Another Gospel

Everyone who goes on ahead and does not abide in the teaching of Christ, does not have God. Whoever abides in the teaching has both the Father and the Son. 10 If anyone comes to you and does not bring this teaching, do not receive him into your house or give him any greeting, 11 for whoever greets him takes part in his wicked works. – 2 John 1:9-11 ESV

John, as an apostle of Jesus Christ, took his role seriously. He had high regard for the teachings of Jesus and a strong sense of responsibility when it came to the wellbeing of the body of Christ. Like Paul, his fellow apostle, John was always on the lookout for those who would do harm to the church of Jesus Christ. They were both very aware that the enemy was out to destroy what Jesus had created. And Jesus, on the very night He was betrayed into the hands of the Jewish religious leaders, had made a heartfelt request of His Heavenly Father:

“I have given them your word. And the world hates them because they do not belong to the world, just as I do not belong to the world. I’m not asking you to take them out of the world, but to keep them safe from the evil one. They do not belong to this world any more than I do. Make them holy by your truth; teach them your word, which is truth. Just as you sent me into the world, I am sending them into the world. And I give myself as a holy sacrifice for them so they can be made holy by your truth.” – John 17:14-19 NLT

Jesus knew His followers were going to face intense opposition. Satan was going to throw all his resources against those who aligned themselves with Jesus Christ. When his attempt to thwart the redemptive plan of God by murdering the Son of God proved an abysmal failure, Satan would ramp up his efforts to stifle the Gospel by diluting and distorting it with lies and half-truths. But notice what Jesus prayed that night. He asked that His Father would keep His followers holy or set apart by the truth of His Word.

The truth of the Gospel message was going to be the key to resisting the lies of the enemy. And John warns his readers that anyone who did not remain committed to the teachings of Jesus never really knew Him. If they ended up rejecting the claims of Jesus to be the Son of God and the Savior of the world, it would be because they never truly believed in Him, to begin with. And John bluntly states that the rejection of Jesus as the incarnation of God in the flesh was to reject God Himself.

Anyone who wanders away from this teaching has no relationship with God. – 2 John 1:9 NLT

It is interesting to note that John describes these deserters of the Gospel as “running ahead.” He used the Greek word, parabainō, which conveys the idea of passing over or stepping around something. It is often translated as “transgress.” Under the influence of the false teachers, these people would choose to walk around the truths regarding Jesus and pass on to something new and seemingly better. Convinced that they were hearing new and improved information regarding Jesus, they would leave the teachings of the apostles behind. But John warns that, in doing so, they would be turning their backs on God. And John was not making this up. He was simply repeating what He had heard Jesus say.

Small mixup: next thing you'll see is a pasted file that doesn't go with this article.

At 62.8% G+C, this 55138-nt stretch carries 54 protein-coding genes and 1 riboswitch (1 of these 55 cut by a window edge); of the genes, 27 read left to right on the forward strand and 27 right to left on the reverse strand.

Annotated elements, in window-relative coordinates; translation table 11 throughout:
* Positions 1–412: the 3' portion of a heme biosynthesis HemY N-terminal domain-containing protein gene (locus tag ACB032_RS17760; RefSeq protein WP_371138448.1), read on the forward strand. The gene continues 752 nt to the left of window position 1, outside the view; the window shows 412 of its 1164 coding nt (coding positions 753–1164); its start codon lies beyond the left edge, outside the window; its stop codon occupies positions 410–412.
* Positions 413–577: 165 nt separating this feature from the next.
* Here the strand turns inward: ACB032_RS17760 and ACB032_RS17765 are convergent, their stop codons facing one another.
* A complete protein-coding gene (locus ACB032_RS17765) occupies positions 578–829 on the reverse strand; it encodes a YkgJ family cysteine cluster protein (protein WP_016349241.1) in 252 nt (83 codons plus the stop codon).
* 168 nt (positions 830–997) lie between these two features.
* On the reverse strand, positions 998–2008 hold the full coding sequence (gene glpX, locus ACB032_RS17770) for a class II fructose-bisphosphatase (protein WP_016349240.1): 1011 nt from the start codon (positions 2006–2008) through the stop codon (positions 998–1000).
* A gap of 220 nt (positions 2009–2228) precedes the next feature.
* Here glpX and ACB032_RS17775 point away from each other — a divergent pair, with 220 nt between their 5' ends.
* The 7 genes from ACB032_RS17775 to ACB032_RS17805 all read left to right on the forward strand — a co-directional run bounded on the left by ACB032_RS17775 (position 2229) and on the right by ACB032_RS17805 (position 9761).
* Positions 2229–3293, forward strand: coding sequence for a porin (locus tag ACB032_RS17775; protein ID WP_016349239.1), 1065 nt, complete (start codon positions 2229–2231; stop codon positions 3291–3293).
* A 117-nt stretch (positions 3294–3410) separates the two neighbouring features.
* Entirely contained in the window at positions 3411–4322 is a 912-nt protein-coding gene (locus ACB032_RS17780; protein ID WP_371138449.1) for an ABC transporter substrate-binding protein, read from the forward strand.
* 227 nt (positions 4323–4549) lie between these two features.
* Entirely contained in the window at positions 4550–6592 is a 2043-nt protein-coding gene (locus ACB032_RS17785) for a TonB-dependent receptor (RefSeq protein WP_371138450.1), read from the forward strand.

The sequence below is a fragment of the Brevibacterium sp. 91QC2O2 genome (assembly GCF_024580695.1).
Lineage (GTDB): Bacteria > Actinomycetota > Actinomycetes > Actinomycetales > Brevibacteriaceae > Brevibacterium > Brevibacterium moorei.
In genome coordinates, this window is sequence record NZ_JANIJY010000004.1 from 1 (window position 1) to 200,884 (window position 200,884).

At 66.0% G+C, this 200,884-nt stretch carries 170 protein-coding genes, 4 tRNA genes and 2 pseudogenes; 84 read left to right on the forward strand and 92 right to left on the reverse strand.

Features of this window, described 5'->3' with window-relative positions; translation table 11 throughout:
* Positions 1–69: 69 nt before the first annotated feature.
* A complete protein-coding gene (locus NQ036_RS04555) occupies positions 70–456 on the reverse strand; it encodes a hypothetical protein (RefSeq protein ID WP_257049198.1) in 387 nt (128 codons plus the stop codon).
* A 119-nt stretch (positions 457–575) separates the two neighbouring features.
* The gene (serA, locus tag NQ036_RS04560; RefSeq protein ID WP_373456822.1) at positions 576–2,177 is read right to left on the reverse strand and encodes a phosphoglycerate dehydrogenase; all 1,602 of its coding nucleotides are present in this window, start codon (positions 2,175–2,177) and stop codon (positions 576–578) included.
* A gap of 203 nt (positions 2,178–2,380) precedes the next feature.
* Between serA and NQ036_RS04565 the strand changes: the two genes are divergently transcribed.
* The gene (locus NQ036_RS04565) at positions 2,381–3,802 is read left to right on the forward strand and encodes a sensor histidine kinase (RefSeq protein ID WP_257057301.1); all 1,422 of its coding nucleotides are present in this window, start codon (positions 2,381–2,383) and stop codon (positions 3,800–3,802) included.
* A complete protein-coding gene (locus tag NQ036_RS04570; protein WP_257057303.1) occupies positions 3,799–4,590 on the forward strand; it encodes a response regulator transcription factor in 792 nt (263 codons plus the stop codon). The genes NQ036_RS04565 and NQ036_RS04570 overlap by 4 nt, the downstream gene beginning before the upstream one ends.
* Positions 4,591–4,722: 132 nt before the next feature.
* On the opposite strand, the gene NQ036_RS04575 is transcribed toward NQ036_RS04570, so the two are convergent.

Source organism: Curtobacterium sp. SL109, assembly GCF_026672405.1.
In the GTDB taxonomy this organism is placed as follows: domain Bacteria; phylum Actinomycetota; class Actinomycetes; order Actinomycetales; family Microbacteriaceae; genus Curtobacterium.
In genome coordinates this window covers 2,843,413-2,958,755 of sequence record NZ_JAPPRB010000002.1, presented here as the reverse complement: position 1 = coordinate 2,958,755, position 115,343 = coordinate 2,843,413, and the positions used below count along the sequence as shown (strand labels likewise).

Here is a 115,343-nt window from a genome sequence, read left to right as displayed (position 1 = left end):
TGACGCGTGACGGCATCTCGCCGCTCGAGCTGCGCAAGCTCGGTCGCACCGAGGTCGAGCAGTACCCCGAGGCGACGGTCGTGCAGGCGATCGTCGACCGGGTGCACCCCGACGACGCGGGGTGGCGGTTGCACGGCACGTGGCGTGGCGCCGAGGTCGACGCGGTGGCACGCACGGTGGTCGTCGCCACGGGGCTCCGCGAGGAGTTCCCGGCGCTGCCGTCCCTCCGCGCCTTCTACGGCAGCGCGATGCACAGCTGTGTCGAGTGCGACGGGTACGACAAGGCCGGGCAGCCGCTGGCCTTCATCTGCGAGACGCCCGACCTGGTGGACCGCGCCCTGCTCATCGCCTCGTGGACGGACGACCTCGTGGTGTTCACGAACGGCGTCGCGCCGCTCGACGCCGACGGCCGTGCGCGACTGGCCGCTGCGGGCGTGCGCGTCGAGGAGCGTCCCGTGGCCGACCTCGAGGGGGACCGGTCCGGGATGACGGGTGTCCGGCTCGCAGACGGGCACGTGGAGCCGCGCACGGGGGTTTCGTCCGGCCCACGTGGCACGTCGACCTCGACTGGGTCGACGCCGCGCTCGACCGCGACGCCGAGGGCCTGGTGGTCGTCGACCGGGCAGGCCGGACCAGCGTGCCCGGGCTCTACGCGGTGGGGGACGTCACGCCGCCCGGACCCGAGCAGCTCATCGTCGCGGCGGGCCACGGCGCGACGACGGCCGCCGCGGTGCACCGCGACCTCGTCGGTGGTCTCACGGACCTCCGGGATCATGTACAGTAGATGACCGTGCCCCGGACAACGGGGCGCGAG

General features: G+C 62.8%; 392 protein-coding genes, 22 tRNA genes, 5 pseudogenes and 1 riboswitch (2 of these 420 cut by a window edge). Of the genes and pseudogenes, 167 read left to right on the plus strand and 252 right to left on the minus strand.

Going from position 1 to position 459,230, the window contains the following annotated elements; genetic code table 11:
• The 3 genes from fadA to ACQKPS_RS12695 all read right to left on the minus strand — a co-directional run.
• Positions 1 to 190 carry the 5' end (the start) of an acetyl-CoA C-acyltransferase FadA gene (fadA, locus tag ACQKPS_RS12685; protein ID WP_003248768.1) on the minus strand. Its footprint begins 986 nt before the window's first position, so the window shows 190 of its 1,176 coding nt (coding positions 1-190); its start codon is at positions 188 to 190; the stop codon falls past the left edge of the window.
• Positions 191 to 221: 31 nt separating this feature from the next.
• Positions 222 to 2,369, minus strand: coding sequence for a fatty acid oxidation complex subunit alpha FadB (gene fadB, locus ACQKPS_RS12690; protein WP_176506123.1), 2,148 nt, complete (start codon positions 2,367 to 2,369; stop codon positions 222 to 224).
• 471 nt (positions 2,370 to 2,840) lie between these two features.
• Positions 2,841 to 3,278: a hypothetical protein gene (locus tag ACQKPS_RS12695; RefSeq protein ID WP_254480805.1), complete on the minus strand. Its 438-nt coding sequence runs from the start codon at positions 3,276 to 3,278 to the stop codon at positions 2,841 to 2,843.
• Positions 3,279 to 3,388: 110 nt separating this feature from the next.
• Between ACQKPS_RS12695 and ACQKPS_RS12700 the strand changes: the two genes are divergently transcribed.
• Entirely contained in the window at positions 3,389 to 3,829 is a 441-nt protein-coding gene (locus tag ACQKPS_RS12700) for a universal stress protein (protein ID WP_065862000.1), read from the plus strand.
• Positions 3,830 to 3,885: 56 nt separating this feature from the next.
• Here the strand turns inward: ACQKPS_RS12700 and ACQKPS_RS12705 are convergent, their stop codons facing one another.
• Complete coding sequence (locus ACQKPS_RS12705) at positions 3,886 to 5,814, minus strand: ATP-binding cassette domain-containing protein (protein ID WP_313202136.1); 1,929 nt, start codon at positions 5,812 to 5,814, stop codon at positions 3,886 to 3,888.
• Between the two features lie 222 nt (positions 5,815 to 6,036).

“If I were to testify on my own behalf, my testimony would not be valid. But someone else is also testifying about me, and I assure you that everything he says about me is true. In fact, you sent investigators to listen to John the Baptist, and his testimony about me was true. Of course, I have no need of human witnesses, but I say these things so you might be saved. John was like a burning and shining lamp, and you were excited for a while about his message. But I have a greater witness than John—my teachings and my miracles. The Father gave me these works to accomplish, and they prove that he sent me. And the Father who sent me has testified about me himself. You have never heard his voice or seen him face to face, and you do not have his message in your hearts, because you do not believe me—the one he sent to you.” – John 5:31-38 NLT

The testimony of God verified the claims of Jesus. And no additional truth or new revelations from the lips of men were going to replace what God had declared about Jesus. “This is my Son, my Chosen One. Listen to him” (Luke 9:35 NLT).

John had no doubt as to Jesus’ deity and His claims of divinity. He had heard Jesus boldly claim, “I am the one who bears witness about myself, and the Father who sent me bears witness about me” (John 8:18 ESV). And John had been an eye-witness to not only the crucifixion of Jesus but also His miraculous resurrection. Everything had happened just as Jesus had said it would. He had risen from the dead, and John had seen it with his own eyes. 

So, John flatly asserts that if anyone suddenly decided that the truth as testified by God was false, they were the ones who were in error. John could well remember the extremely harsh words Jesus had spoken to the religious leaders of the Jews.

“Since you don’t know who I am, you don’t know who my Father is. If you knew me, you would also know my Father.” – John 8:19 NLT

A false understanding of Jesus and His identity will lead to a false understanding of God. If Jesus was just a man, then God is a liar. If Jesus did not resurrect from the dead, then God has provided no means by which men can be restored to a right relationship with Him. The apostle Paul pointed out the futility of faith in a Jesus who did not rise from the grave.

…if Christ has not been raised, then your faith is useless and you are still guilty of your sins. In that case, all who have died believing in Christ are lost! And if our hope in Christ is only for this life, we are more to be pitied than anyone in the world. – 1 Corinthians 15:17-18 NLT

But Paul goes on to provide the truth regarding Jesus’ death and resurrection.

But in fact, Christ has been raised from the dead. He is the first of a great harvest of all who have died. – 1 Corinthians 15:19 NLT